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Pour le 60ème festival de CANNES 2007
L’ATELIER FIWE
Presente
Independent Study Project
School for International Training, Dakar, Senegal & l’Atelier FIWE Bénin & Madagascar
Fall 2007

A. Press articles
The local press is also an excellent resource for information about current cinematographic activity in Senegal. Although it covers film news from abroad and reviews local projects, it is most useful in that it publishes interviews with various personalities involved in the industry. This study cites press interviews with Moussa Sène Absa, a prolific director in Senegal,Valerio Truffa, the director of a new film school in Bénin & Madagascar,* and Amadou Tidiane Niagane, the Directeur de la Cinématographie in the Ministry of Culture. These individuals would all make excellent subjects for direct interviews, but given the time and accessibility constraints of the research, these secondary sources serve as great alternatives. Finally, the press publishes opinion pieces relating to cinema in Senegal, such as Richard Joffo’s discussion of foreign colonization of the audiovisual industry.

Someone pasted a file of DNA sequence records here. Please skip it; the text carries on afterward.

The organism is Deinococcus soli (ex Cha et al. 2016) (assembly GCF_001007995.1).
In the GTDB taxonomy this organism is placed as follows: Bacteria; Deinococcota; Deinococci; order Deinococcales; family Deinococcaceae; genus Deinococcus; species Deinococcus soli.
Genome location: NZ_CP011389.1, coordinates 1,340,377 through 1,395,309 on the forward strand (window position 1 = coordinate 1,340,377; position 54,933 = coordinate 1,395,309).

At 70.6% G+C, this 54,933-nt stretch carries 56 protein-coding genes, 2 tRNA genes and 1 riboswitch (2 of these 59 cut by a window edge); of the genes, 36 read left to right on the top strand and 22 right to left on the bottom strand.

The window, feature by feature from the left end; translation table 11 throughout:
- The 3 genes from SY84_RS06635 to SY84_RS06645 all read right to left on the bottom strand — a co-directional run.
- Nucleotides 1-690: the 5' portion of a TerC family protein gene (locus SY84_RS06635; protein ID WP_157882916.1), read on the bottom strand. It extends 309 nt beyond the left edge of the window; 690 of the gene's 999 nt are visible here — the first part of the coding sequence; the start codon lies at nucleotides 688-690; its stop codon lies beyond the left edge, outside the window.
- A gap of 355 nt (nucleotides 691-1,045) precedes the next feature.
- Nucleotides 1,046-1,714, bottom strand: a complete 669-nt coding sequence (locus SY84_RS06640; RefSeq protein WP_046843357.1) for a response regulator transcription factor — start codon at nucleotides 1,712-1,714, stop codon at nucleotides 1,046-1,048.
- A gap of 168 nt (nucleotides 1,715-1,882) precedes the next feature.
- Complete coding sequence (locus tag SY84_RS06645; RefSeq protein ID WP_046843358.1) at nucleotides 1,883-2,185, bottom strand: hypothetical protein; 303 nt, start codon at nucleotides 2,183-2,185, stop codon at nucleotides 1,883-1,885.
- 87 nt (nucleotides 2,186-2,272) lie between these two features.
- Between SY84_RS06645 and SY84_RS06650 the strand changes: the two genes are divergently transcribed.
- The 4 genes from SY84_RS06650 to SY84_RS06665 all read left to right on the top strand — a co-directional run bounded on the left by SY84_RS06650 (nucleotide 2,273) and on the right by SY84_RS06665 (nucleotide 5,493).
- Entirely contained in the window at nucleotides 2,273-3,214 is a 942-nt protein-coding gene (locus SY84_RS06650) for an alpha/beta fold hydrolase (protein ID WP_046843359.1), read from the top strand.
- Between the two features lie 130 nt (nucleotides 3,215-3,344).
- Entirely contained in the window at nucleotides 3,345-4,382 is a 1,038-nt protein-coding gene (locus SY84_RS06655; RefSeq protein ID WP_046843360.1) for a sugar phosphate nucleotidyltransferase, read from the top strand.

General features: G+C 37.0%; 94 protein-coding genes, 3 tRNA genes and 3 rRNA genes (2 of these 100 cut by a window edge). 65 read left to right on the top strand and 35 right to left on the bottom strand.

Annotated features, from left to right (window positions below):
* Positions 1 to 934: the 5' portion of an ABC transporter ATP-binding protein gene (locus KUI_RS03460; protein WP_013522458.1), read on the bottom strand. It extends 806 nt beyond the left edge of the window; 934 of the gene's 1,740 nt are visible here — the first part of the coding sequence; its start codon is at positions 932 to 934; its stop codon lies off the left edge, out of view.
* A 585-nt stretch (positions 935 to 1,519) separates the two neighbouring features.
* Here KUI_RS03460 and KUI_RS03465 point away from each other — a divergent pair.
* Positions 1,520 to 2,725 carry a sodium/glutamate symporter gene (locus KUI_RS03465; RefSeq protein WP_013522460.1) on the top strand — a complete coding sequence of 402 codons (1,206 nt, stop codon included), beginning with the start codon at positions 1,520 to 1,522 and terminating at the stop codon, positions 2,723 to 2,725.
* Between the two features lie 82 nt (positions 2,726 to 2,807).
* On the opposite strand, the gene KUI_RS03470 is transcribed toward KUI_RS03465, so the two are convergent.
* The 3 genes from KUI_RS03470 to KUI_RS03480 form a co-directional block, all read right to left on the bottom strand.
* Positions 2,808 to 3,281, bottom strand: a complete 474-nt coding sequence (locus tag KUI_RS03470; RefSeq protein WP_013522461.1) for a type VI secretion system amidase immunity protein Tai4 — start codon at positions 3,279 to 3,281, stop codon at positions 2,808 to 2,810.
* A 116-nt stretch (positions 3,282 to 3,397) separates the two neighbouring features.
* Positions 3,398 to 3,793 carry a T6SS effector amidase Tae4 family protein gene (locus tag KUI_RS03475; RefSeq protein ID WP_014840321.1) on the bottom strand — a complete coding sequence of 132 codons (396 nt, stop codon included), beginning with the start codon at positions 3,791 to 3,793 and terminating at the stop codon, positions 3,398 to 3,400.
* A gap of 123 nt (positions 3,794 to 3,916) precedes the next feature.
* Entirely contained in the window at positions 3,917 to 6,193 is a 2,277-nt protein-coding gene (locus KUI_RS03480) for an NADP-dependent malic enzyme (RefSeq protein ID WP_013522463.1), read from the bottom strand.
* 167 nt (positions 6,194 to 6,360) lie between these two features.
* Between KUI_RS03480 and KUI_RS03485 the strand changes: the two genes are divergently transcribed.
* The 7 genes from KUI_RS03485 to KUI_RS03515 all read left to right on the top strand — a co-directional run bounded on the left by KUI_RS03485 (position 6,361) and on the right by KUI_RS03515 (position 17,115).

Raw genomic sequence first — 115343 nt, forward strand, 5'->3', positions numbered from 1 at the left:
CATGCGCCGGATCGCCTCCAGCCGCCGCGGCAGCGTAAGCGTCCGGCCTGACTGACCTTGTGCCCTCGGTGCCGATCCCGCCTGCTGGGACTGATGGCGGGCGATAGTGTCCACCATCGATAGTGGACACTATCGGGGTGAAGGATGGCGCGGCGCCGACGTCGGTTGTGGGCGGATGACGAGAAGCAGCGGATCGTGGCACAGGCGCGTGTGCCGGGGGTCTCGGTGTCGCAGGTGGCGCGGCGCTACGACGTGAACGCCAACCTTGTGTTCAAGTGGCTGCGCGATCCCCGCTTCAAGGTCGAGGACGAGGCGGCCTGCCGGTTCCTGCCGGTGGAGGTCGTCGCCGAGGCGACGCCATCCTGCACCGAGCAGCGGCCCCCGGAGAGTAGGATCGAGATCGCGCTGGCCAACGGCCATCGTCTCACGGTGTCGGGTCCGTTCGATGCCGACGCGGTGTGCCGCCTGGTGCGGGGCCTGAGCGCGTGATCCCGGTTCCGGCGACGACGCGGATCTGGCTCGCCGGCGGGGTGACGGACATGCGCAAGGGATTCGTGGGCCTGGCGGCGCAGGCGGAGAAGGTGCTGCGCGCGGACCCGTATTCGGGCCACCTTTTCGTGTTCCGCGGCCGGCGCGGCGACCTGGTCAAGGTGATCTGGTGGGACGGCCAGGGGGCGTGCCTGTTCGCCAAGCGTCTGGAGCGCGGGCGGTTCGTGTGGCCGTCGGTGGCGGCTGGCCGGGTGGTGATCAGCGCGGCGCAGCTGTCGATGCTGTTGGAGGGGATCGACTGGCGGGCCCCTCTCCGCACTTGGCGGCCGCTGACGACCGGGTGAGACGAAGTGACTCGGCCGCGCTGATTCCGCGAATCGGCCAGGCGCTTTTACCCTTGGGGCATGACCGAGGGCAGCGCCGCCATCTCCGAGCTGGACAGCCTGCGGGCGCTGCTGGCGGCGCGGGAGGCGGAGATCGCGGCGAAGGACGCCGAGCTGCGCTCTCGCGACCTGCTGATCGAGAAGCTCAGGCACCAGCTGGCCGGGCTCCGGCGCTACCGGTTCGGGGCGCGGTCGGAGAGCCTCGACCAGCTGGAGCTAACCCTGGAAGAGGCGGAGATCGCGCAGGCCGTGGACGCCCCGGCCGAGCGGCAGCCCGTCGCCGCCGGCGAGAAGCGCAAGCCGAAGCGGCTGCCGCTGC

B. Background
Although the first Senegalese film, Paulin Vieyra’s L’Afrique sur Seine, was produced in 1955, Senegalese cinema truly blossomed with the advent of independence. Senegalese directors released several court métrages in the early 1960s before Ousmane Sembene revealed La Noire de..., a full-length feature based on one of his short stories, in 1966. Paulin Vieyra documents the fruition of Senegalese cinema through the 1960s and 70s up until 1983, the date of publication, in Le Cinéma au Sénégal. And yet, it is right at this juncture that the Senegalese film industry appears to have reached its zenith before suffering a slow and steady decline just to the present. In the past ten years, Senegal has produced no more than five full-length features, the same number released in 1980 alone (Sarr 2004; Vieyra 1983, 45). Financed almost entirely by foreign governments and more commonly exhibited at international film festivals than in Senegal’s own respectable cinemas, the Senegalese film industry, as it is traditionally defined, is in crisis and has been so for some time. What started out as the most promising cinema of any sub-Saharan African nation in the decades following independence has almost failed to exist.